centroid.

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1.3.3 Geometric Properties for locating Centroid Coordinates, Areas & Moment of
Inertia
Shape

Area, A

Centroid
Location, C
x
y

Moment of 2nd
Inertia, Ixc

ba

b
2

a
2

ba3
12

ba
2

2b
3

a
3

ba3
36

R2
4

R2
2

4R
3

0.1098R4

R2
4

4R
3

4R
3

0.05488R4

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1.3.3.1 Calculation of centroid, C or hc


To determine the hydrostatic force, first we must locate centroid of the area.
Centroid means the geometric center of the objects shape, or in other word center of
gravity for the object/mass. Below are the some examples to calculate the centroid:
Problem 1.2
An object is immersed in the water that has specific weight, = 9.81kN/m3. Determine
the centroid of object, hc for the following cases below:
i.

If object is immersed horizontally.

ii.

If object is immersed vertically.

iii.

If object is immersed at an inclination of .

Case 1:

1.1m
1.1m

hc
hc

60cm
90cm

Solution:
Height of rectangular is 0.6m. Centroid of the rectangular,
C = 0.6/2
= 0.3m
Locate centroid of the object from the surface, hc is:
hc = 1.1 + 0.3
= 1.4m
Case 2:
1.1m

hc

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d = 1.0m

CHAPTER 1 : HYDROSTATIC FORCE

Solution:
Diameter of circle is 1.0m. Centroid of the circle,
C = 1.0/2
= 0.5m
Locate centroid of the object from the surface, hc is:
hc = 1.1 + 0.5
= 1.6m
Case 3
0.5m
hc

1.5m

1.3m

1.5m

Solution:
First, define :
1.3m

sin = 1.0/1.3

1.0m

= 0.769

= sin-1 0.769
= 50.3
Then; define centroid of triangle, C:
h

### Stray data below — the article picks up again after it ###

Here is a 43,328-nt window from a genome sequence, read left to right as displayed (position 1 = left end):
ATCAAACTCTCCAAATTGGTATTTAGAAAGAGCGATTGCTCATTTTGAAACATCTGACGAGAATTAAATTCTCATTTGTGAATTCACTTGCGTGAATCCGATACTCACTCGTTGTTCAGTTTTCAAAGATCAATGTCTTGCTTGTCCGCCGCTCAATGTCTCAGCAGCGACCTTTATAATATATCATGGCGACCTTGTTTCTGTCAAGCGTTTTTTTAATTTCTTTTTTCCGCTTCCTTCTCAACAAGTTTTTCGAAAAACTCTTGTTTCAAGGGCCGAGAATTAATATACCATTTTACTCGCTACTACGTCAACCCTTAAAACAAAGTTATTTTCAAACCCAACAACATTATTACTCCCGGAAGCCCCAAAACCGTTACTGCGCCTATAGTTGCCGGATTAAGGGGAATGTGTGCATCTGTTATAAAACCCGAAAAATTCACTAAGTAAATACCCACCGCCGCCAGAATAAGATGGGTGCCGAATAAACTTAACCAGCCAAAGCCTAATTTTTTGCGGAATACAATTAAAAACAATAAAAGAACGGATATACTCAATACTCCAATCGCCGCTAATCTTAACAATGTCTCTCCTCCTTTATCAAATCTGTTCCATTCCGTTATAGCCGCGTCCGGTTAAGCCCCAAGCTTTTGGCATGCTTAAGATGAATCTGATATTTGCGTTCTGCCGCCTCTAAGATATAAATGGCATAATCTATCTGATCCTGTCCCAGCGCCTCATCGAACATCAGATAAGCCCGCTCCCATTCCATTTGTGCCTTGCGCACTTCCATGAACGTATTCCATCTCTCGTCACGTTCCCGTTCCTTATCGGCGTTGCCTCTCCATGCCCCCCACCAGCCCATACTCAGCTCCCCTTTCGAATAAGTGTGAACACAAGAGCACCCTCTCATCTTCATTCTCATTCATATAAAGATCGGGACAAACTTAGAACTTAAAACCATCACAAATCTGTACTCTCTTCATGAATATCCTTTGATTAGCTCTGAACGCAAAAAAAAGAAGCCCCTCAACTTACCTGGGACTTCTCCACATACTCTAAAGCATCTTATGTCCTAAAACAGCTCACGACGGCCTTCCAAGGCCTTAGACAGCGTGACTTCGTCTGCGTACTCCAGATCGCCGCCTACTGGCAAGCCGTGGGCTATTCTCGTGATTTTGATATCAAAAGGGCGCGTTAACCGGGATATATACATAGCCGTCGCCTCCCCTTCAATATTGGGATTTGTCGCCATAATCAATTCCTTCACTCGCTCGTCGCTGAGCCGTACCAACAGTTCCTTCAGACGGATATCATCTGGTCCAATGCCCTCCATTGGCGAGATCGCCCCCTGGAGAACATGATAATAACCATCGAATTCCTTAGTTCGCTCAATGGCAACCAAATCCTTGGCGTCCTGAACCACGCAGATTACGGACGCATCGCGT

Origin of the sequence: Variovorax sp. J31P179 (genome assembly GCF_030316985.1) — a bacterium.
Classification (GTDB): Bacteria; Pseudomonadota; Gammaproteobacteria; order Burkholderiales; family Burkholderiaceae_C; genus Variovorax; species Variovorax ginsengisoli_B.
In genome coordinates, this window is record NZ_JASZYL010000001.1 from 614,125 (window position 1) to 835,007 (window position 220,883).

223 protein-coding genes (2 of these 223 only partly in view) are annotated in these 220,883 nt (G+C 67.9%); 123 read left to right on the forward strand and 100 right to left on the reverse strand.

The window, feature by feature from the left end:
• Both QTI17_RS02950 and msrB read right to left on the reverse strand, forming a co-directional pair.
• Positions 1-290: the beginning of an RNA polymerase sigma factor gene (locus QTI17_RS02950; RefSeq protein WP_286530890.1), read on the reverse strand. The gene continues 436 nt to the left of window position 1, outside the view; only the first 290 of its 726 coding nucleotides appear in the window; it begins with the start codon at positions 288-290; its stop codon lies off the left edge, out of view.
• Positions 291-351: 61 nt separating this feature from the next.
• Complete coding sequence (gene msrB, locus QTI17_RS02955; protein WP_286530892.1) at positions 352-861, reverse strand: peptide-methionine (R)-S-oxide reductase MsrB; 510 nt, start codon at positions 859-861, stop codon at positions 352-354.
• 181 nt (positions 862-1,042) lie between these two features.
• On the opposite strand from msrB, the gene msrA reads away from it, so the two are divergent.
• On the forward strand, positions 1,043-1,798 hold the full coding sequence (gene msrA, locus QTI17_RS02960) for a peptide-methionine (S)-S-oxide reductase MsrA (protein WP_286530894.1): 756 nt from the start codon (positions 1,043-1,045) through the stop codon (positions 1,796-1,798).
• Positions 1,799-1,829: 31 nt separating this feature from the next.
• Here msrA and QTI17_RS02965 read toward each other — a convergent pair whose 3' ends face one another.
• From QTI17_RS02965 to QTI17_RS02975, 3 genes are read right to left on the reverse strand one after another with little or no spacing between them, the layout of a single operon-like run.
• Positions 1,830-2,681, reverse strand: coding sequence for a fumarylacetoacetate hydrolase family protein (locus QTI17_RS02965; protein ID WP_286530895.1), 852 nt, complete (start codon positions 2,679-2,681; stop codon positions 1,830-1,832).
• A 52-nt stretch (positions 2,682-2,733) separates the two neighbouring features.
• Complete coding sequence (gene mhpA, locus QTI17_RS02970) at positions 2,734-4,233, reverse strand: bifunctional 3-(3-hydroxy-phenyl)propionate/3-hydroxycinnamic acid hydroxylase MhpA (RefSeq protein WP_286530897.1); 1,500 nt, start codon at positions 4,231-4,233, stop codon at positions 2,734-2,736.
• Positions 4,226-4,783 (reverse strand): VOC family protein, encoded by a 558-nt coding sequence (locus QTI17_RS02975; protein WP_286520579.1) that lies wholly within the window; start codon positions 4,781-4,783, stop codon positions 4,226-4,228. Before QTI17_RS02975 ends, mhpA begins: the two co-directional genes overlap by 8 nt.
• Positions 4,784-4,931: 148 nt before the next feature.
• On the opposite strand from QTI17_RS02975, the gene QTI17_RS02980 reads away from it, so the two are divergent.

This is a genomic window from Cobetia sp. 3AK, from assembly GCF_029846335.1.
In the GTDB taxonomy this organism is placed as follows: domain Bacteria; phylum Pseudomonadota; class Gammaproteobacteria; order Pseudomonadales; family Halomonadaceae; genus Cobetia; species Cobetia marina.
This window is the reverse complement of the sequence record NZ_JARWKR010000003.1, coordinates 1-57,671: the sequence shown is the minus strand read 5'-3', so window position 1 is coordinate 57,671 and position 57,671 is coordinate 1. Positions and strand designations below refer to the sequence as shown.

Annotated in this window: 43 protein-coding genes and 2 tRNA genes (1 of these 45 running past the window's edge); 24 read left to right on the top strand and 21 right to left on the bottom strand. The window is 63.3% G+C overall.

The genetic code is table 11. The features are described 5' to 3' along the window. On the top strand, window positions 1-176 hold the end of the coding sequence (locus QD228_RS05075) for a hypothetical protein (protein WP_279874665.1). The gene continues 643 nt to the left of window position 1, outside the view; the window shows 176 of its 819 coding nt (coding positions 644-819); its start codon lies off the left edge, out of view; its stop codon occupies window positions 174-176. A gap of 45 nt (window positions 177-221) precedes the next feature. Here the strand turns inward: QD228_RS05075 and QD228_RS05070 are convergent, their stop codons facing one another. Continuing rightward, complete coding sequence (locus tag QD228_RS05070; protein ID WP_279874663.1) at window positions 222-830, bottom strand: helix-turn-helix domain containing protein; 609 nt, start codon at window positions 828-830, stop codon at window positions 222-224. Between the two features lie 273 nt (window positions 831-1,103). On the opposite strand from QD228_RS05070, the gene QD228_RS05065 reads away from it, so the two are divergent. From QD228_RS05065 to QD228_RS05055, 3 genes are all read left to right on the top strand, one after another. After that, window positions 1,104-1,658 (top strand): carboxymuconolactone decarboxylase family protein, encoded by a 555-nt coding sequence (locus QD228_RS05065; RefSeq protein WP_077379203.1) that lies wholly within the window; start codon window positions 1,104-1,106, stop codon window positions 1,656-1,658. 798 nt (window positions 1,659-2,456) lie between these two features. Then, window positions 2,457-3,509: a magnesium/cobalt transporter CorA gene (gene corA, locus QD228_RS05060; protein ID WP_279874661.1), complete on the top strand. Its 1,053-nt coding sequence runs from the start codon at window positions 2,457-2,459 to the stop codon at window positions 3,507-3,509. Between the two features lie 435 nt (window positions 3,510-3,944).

2/3h

C = 2/3 (1.3)

1/3h

= 0.8666m

Locate centroid of the object from the surface, hc is:


0.8666
m

Sin 50.3 = y/0.8666


50.3

y = sin 50.3 (0.8666)


= 0.668m

0.5m

1.168m

So;
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CHAPTER 1 : HYDROSTATIC FORCE

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hc = 0.5 + 0.668
= 1.168m
Problem 1.3
By referring the Figure below, determine the hydrostatic force on the plate and location
of the center pressure.

Solution:
The Hydrostatic Force, F = gAhc
= 1000 (9.81) [(1.2 x 1.0)/2] [3 + (1.0/3)]
= 9810 (0.6) (3.333)

Where;

= 19618.038 N

Ixc = 1.2 x (1.0)3


36
= 0.0333 m4

= 19.62 kN
The Center of Pressure, hp = [Ixc*sin2 / Ahc] + hc
= [0.0333(1) / (0.6 x 3.333)] + 3.333

Sin 900= 1
Sin2900= 1

= 3.35 m
Problem 1.4
A pool has a water gate AB with 60diagonal to the water surface and has been fixed to
pool wall. The water gate has a rectangular shape and 2m width shown in Figure below.
Calculate the hydrostatic force and determine the center of the pressure gate.

A
60
3m
B
Pool Base

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Solution:
Find Hydrostatic Force, F = gAhc
Where, hc = distance from water surface to the gravity center
hc = 3/2 = 1.5m

60
Where;

3m

Where, h = 3 / (sin 60)